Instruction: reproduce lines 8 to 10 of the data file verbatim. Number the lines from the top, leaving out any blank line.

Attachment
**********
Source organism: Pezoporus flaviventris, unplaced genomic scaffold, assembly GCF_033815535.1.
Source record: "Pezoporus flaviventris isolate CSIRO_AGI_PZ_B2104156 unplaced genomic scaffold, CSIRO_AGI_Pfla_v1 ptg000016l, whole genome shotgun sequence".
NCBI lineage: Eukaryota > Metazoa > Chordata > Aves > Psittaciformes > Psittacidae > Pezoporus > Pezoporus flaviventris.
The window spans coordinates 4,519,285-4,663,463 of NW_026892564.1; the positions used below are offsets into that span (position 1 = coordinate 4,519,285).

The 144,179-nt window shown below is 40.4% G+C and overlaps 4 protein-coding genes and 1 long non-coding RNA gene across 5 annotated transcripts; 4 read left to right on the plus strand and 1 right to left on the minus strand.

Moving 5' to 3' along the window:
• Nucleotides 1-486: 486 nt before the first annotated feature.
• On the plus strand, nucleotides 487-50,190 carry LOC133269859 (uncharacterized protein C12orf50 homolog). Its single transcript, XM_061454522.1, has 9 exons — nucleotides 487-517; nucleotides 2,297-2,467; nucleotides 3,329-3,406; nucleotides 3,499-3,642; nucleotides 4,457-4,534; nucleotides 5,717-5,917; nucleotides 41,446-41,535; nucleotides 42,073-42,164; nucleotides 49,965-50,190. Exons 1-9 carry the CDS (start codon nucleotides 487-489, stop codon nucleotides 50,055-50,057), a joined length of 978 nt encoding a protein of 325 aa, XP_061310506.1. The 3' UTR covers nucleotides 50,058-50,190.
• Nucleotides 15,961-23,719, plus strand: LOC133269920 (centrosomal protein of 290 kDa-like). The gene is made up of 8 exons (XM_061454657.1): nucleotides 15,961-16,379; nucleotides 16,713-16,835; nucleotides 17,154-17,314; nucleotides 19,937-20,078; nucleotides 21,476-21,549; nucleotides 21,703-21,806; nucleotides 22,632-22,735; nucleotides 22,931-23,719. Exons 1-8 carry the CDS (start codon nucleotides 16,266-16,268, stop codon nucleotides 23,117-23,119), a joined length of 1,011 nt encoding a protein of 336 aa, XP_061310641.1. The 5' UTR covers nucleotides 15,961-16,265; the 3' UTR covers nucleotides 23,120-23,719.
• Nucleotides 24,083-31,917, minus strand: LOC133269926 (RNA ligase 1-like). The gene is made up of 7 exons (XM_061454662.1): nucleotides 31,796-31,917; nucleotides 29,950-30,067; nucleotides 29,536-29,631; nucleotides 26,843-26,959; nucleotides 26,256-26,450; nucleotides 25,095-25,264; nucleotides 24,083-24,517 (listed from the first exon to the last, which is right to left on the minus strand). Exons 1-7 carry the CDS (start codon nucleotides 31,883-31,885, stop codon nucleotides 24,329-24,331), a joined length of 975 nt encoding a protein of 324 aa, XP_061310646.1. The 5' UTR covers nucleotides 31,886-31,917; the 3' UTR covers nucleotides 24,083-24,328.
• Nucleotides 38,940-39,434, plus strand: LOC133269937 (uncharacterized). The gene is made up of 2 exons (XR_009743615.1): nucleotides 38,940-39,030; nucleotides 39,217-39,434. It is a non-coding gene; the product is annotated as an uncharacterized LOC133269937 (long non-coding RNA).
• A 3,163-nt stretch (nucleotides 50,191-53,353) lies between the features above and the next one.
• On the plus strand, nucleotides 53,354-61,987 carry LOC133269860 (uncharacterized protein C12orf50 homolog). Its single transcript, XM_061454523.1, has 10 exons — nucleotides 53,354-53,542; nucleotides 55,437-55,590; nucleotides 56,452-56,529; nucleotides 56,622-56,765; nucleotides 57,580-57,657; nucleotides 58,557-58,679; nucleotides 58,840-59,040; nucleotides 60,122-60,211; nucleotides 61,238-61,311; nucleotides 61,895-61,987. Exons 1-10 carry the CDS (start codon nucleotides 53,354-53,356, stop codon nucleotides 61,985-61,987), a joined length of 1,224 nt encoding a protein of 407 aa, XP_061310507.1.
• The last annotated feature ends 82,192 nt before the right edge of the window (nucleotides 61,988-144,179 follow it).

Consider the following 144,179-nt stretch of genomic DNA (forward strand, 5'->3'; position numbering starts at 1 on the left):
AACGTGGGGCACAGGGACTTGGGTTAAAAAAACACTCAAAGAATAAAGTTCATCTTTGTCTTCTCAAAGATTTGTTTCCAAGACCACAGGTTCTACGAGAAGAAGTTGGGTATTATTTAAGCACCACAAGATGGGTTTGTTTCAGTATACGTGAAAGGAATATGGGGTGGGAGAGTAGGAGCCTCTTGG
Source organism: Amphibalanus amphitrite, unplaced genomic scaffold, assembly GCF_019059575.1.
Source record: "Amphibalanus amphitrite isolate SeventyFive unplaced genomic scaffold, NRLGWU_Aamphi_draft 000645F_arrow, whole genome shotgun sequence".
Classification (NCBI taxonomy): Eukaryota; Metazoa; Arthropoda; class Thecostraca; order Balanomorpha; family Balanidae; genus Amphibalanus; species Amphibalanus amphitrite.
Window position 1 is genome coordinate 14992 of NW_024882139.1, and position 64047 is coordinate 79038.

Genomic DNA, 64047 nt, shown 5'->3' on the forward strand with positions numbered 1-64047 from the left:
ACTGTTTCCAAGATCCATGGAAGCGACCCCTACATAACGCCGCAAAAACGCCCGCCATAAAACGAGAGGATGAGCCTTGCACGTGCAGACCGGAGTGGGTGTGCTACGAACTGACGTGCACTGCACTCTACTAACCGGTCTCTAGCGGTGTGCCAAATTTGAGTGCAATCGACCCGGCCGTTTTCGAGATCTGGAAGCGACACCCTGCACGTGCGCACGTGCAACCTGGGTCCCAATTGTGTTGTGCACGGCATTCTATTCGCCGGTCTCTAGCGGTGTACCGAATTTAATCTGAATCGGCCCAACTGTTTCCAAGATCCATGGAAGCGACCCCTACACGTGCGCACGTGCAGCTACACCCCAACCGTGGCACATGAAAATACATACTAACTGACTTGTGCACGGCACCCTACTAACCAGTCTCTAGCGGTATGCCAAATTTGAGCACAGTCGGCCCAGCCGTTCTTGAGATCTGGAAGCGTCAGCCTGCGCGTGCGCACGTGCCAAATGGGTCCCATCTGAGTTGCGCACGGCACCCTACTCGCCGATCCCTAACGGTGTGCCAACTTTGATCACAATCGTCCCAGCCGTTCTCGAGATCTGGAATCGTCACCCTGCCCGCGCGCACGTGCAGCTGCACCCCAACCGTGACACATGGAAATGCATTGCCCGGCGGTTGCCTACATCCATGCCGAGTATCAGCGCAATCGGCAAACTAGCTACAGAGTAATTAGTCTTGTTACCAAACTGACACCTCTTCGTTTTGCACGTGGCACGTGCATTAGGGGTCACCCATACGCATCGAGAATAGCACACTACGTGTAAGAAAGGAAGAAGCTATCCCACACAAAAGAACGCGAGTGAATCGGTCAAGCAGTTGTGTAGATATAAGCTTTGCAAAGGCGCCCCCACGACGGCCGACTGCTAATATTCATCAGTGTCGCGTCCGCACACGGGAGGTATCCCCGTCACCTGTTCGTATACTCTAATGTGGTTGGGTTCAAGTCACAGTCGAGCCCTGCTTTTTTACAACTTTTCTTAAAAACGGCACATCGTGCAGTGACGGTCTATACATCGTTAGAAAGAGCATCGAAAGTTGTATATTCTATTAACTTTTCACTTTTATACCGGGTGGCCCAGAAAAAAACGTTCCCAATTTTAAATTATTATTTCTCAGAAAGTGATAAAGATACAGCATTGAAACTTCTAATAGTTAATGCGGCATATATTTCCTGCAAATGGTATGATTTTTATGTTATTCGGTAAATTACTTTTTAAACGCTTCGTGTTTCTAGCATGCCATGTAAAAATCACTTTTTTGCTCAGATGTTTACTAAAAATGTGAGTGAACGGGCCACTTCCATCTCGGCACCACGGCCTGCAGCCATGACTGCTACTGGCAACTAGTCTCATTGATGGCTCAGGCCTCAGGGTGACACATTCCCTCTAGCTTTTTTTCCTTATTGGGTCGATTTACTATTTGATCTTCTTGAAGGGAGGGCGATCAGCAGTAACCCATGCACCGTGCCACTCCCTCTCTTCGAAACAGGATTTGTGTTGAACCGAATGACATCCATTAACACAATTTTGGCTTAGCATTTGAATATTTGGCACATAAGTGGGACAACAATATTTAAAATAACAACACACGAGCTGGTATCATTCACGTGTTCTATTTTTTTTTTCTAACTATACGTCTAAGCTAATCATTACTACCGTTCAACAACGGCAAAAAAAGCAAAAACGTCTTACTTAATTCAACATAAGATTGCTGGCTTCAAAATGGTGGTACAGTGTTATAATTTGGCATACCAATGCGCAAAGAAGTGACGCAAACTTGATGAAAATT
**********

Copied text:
• On the plus strand, nucleotides 487-50,190 carry LOC133269859 (uncharacterized protein C12orf50 homolog). Its single transcript, XM_061454522.1, has 9 exons — nucleotides 487-517; nucleotides 2,297-2,467; nucleotides 3,329-3,406; nucleotides 3,499-3,642; nucleotides 4,457-4,534; nucleotides 5,717-5,917; nucleotides 41,446-41,535; nucleotides 42,073-42,164; nucleotides 49,965-50,190. Exons 1-9 carry the CDS (start codon nucleotides 487-489, stop codon nucleotides 50,055-50,057), a joined length of 978 nt encoding a protein of 325 aa, XP_061310506.1. The 3' UTR covers nucleotides 50,058-50,190.
• Nucleotides 15,961-23,719, plus strand: LOC133269920 (centrosomal protein of 290 kDa-like). The gene is made up of 8 exons (XM_061454657.1): nucleotides 15,961-16,379; nucleotides 16,713-16,835; nucleotides 17,154-17,314; nucleotides 19,937-20,078; nucleotides 21,476-21,549; nucleotides 21,703-21,806; nucleotides 22,632-22,735; nucleotides 22,931-23,719. Exons 1-8 carry the CDS (start codon nucleotides 16,266-16,268, stop codon nucleotides 23,117-23,119), a joined length of 1,011 nt encoding a protein of 336 aa, XP_061310641.1. The 5' UTR covers nucleotides 15,961-16,265; the 3' UTR covers nucleotides 23,120-23,719.
• Nucleotides 24,083-31,917, minus strand: LOC133269926 (RNA ligase 1-like). The gene is made up of 7 exons (XM_061454662.1): nucleotides 31,796-31,917; nucleotides 29,950-30,067; nucleotides 29,536-29,631; nucleotides 26,843-26,959; nucleotides 26,256-26,450; nucleotides 25,095-25,264; nucleotides 24,083-24,517 (listed from the first exon to the last, which is right to left on the minus strand). Exons 1-7 carry the CDS (start codon nucleotides 31,883-31,885, stop codon nucleotides 24,329-24,331), a joined length of 975 nt encoding a protein of 324 aa, XP_061310646.1. The 5' UTR covers nucleotides 31,886-31,917; the 3' UTR covers nucleotides 24,083-24,328.